I. The State of Israel
a. Lack of legal protection for Palestinians under the Israeli legal system
3. Since 2003, the Military Advocate General (MAG) has pursued a policy of not opening criminal investigations into the killing and injury of Palestinians civilians in the OPT. The same year this policy was challenged at the Israeli Supreme Court, yet the petition remains pending.1 Available evidence indicates that the Israeli army maintains that violations of international humanitarian law and international crimes are restricted to cases of intentional attacks as opposed to reckless or negligent acts against civilians. This contradicts Israeli and international criminal law.2
4. Israel's Supreme Court upheld a 2005 law, which provides that no compensation is payable to “a citizen of an Enemy State and an activist or member of a Terrorist Organization” for damages caused during military operations since September 2000. This means that Palestinian civilians in the Gaza Strip remain barred from legal redress for the wrongdoings of Israeli soldiers during “Operation Cast Lead,” and clearly violates international law.
b. Israel’s Investigation
5. Israel’s investigations are an internal military process, which suffer from lack of independence, impartiality, effectiveness and transparency. According to the State of Israel, 150 incidents have been examined, the majority of which are examined through so–called “operational debriefings.” 36 have been referred for criminal investigation by the MAG, and many cases were closed allegedly on the basis of “lack of evidence.”3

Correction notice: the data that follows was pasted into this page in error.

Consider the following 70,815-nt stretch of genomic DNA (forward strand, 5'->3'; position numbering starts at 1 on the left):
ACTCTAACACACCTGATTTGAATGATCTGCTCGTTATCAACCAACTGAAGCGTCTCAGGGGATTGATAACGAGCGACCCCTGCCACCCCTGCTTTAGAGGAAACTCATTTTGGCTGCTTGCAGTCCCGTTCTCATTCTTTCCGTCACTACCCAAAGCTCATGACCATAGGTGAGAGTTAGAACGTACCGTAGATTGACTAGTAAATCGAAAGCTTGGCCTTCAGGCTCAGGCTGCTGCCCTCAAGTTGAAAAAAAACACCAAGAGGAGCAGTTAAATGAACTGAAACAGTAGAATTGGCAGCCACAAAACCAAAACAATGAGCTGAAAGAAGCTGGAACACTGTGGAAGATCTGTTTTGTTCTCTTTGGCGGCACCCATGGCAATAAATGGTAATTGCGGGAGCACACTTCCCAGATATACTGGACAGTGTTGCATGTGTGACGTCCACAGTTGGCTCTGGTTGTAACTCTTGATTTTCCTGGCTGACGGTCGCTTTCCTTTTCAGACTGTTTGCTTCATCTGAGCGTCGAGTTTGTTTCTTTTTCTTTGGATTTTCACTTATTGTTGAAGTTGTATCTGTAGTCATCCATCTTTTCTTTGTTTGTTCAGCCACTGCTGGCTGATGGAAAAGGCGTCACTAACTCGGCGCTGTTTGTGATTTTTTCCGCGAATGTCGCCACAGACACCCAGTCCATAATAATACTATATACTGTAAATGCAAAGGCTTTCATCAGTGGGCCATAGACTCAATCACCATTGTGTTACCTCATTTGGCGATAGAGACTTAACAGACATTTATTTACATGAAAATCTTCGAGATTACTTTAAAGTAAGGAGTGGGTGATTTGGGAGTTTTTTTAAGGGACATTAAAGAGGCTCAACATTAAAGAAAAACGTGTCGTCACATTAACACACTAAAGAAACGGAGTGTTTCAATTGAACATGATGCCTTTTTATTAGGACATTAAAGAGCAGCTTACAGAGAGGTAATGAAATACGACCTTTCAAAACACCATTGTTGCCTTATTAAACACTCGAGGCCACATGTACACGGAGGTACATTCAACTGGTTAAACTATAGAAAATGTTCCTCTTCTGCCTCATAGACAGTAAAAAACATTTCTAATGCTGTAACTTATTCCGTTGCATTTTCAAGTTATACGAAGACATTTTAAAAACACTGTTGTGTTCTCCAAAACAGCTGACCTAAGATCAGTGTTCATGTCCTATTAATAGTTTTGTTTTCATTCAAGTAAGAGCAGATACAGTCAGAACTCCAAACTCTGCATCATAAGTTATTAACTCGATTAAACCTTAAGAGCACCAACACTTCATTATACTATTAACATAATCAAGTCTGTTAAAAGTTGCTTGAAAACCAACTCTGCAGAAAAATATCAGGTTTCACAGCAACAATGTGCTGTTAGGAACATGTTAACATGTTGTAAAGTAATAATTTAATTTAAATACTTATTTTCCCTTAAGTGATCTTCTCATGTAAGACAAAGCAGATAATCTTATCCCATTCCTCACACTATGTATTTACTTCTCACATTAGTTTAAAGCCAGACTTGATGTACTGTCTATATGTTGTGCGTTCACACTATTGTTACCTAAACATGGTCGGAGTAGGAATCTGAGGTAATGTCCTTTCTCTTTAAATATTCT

6. Operational debriefings are a tool to review incidents and operations that are conducted by soldiers together with a superior officer, without testimony from victims or witnesses being sought. Such debriefings are confidential and not designed to identify criminal liability, but only serve operational purposes.4 No criminal investigations have been opened in the vast majority of cases despite existing prima facie evidence that international crimes were committee.
7. While the majority of the serious violations of international law committed during "Cast Lead" were a result of questionable broader policies and orders, Israel’s investigations merely address misconduct of individual soldiers, and treat all complaints as isolated incidents. To date, Israel has refused to investigate these broader policies, strategies, procedures, regulations and objectives, or the continuation of the blockade of the Gaza Strip, contrary to the Mission’s explicit recommendations.
8. MAG and the Attorney General (AG) are responsible for making decisions regarding examinations and criminal investigations. MAG provided legal advice to the army during the planning stages of the operation in Gaza and throughout its execution.5 The AG also advised on “punitive collective sanctions.” These facts call for carrying out an investigation of MAG and the AG, and should disqualify both from impartially investigating suspected violations of international law by the military.
9. Israel’s investigations raise serious doubts about their credibility. For example, the Israeli claim that the only operating flour mill in the Gaza Strip was hit by Israeli ground shells is inconsistent with documented evidence that supports the Mission’s findings that aerial bombardment caused its destruction.6
10. Only one criminal investigation has thus far led to prosecution and conviction of a soldier – and this dealing with a case for theft of a credit card. The only other disciplinary cases involved two officers who fired explosive shells into populated areas, in violation of orders from superiors. However, the Israeli Army has denied this.